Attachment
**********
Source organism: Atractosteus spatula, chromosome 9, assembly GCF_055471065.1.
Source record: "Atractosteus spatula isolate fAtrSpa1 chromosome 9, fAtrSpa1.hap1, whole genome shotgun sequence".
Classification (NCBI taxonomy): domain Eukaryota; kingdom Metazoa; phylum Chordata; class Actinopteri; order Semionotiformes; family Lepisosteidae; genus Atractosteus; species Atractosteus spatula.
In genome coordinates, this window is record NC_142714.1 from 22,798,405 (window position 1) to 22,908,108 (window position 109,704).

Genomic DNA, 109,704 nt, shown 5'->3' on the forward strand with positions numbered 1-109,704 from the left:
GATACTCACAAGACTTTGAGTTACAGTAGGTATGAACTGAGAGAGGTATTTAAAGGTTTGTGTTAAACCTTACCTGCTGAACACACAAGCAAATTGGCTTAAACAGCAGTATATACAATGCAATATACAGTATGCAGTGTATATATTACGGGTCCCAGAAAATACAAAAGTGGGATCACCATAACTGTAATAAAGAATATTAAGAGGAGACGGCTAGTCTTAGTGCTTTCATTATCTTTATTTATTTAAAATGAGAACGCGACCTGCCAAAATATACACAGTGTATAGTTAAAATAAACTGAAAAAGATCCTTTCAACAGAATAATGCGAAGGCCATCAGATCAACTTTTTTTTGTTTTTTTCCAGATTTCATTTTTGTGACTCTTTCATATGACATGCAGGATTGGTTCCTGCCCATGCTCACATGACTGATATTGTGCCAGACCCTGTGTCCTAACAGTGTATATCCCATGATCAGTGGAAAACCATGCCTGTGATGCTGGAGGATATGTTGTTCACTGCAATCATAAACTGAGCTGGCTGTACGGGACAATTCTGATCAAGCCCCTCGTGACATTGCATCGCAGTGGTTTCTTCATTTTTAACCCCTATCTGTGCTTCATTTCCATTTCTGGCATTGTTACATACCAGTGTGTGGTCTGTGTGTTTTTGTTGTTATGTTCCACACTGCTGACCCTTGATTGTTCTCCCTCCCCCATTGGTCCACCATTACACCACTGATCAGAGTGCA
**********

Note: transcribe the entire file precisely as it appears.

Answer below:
Source organism: Atractosteus spatula, chromosome 9, assembly GCF_055471065.1.
Source record: "Atractosteus spatula isolate fAtrSpa1 chromosome 9, fAtrSpa1.hap1, whole genome shotgun sequence".
Classification (NCBI taxonomy): domain Eukaryota; kingdom Metazoa; phylum Chordata; class Actinopteri; order Semionotiformes; family Lepisosteidae; genus Atractosteus; species Atractosteus spatula.
In genome coordinates, this window is record NC_142714.1 from 22,798,405 (window position 1) to 22,908,108 (window position 109,704).

Genomic DNA, 109,704 nt, shown 5'->3' on the forward strand with positions numbered 1-109,704 from the left:
GATACTCACAAGACTTTGAGTTACAGTAGGTATGAACTGAGAGAGGTATTTAAAGGTTTGTGTTAAACCTTACCTGCTGAACACACAAGCAAATTGGCTTAAACAGCAGTATATACAATGCAATATACAGTATGCAGTGTATATATTACGGGTCCCAGAAAATACAAAAGTGGGATCACCATAACTGTAATAAAGAATATTAAGAGGAGACGGCTAGTCTTAGTGCTTTCATTATCTTTATTTATTTAAAATGAGAACGCGACCTGCCAAAATATACACAGTGTATAGTTAAAATAAACTGAAAAAGATCCTTTCAACAGAATAATGCGAAGGCCATCAGATCAACTTTTTTTTGTTTTTTTCCAGATTTCATTTTTGTGACTCTTTCATATGACATGCAGGATTGGTTCCTGCCCATGCTCACATGACTGATATTGTGCCAGACCCTGTGTCCTAACAGTGTATATCCCATGATCAGTGGAAAACCATGCCTGTGATGCTGGAGGATATGTTGTTCACTGCAATCATAAACTGAGCTGGCTGTACGGGACAATTCTGATCAAGCCCCTCGTGACATTGCATCGCAGTGGTTTCTTCATTTTTAACCCCTATCTGTGCTTCATTTCCATTTCTGGCATTGTTACATACCAGTGTGTGGTCTGTGTGTTTTTGTTGTTATGTTCCACACTGCTGACCCTTGATTGTTCTCCCTCCCCCATTGGTCCACCATTACACCACTGATCAGAGTGCA